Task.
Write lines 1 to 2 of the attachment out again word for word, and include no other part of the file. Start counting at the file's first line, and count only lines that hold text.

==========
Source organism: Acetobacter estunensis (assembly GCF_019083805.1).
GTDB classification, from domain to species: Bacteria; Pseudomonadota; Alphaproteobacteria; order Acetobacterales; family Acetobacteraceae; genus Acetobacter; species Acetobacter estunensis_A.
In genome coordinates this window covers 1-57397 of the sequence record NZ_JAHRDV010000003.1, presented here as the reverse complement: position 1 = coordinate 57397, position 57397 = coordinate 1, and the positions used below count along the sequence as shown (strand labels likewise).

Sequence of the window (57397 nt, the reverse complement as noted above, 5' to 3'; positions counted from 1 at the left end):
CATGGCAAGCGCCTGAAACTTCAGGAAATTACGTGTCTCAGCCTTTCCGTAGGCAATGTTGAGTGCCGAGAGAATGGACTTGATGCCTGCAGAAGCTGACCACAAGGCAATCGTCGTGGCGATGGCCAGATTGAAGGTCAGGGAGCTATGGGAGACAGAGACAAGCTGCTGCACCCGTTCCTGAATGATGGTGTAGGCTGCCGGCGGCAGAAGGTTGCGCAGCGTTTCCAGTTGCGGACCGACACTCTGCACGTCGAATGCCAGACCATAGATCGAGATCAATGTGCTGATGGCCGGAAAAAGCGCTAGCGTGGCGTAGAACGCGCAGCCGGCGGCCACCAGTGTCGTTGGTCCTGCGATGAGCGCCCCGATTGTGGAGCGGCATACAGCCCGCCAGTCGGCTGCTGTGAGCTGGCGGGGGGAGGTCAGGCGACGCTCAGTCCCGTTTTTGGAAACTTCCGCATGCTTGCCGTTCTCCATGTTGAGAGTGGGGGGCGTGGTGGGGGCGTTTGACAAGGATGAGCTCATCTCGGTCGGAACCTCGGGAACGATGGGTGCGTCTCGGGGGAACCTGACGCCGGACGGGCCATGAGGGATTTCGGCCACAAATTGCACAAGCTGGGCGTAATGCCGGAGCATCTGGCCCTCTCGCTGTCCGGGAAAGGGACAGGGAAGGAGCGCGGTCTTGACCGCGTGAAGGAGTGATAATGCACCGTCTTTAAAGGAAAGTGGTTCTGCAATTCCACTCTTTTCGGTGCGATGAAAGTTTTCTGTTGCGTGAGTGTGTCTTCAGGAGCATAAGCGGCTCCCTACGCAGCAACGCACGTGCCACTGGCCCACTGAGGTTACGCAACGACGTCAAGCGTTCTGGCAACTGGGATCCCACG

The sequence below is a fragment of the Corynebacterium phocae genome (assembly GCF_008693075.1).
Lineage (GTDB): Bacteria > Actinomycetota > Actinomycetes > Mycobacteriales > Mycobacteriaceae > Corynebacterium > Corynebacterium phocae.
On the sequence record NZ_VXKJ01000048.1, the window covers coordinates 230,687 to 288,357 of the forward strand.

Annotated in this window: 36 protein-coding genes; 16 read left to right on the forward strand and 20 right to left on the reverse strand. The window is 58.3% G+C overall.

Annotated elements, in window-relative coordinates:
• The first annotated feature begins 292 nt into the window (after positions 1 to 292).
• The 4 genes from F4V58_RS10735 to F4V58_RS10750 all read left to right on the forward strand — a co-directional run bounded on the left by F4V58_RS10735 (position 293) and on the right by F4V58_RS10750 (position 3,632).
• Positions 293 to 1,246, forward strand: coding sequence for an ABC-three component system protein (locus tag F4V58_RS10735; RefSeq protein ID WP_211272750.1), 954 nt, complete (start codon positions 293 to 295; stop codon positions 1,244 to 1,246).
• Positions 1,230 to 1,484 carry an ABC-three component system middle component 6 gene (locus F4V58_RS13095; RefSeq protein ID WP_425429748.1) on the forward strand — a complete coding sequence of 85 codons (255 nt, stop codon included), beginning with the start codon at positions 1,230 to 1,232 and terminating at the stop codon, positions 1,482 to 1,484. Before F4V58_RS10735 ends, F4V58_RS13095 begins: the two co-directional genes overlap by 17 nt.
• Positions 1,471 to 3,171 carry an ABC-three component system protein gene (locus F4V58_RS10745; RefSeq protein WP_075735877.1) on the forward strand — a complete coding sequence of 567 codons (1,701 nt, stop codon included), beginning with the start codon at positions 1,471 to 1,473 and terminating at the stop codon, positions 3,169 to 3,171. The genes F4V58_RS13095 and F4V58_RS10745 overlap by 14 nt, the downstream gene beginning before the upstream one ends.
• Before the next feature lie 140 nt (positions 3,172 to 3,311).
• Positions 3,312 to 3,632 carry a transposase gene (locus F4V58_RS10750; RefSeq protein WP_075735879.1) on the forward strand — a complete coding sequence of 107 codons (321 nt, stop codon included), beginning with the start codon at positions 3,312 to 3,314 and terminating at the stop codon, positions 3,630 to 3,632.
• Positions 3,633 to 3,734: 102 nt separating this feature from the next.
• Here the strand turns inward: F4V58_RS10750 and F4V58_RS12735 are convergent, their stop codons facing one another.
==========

Source organism: Acetobacter estunensis (assembly GCF_019083805.1).
GTDB classification, from domain to species: Bacteria; Pseudomonadota; Alphaproteobacteria; order Acetobacterales; family Acetobacteraceae; genus Acetobacter; species Acetobacter estunensis_A.